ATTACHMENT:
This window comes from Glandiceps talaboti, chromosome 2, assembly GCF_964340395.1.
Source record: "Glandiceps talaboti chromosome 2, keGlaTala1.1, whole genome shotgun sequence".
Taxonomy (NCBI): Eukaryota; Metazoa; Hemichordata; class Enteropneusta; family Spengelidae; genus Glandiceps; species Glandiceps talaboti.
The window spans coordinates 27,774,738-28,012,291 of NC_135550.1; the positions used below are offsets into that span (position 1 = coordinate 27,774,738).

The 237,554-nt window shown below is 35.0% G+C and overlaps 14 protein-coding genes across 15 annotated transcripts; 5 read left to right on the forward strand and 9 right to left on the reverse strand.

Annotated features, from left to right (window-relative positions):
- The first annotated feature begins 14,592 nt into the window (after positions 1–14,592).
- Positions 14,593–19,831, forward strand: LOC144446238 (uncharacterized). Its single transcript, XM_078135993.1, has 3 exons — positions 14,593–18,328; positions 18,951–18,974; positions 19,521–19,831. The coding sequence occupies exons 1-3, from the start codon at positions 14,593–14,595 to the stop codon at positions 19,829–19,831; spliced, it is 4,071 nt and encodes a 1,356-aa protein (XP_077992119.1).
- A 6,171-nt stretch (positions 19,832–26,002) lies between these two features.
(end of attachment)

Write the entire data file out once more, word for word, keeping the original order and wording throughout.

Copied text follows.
This window comes from Glandiceps talaboti, chromosome 2, assembly GCF_964340395.1.
Source record: "Glandiceps talaboti chromosome 2, keGlaTala1.1, whole genome shotgun sequence".
Taxonomy (NCBI): Eukaryota; Metazoa; Hemichordata; class Enteropneusta; family Spengelidae; genus Glandiceps; species Glandiceps talaboti.
The window spans coordinates 27,774,738-28,012,291 of NC_135550.1; the positions used below are offsets into that span (position 1 = coordinate 27,774,738).

The 237,554-nt window shown below is 35.0% G+C and overlaps 14 protein-coding genes across 15 annotated transcripts; 5 read left to right on the forward strand and 9 right to left on the reverse strand.

Annotated features, from left to right (window-relative positions):
- The first annotated feature begins 14,592 nt into the window (after positions 1–14,592).
- Positions 14,593–19,831, forward strand: LOC144446238 (uncharacterized). Its single transcript, XM_078135993.1, has 3 exons — positions 14,593–18,328; positions 18,951–18,974; positions 19,521–19,831. The coding sequence occupies exons 1-3, from the start codon at positions 14,593–14,595 to the stop codon at positions 19,829–19,831; spliced, it is 4,071 nt and encodes a 1,356-aa protein (XP_077992119.1).
- A 6,171-nt stretch (positions 19,832–26,002) lies between these two features.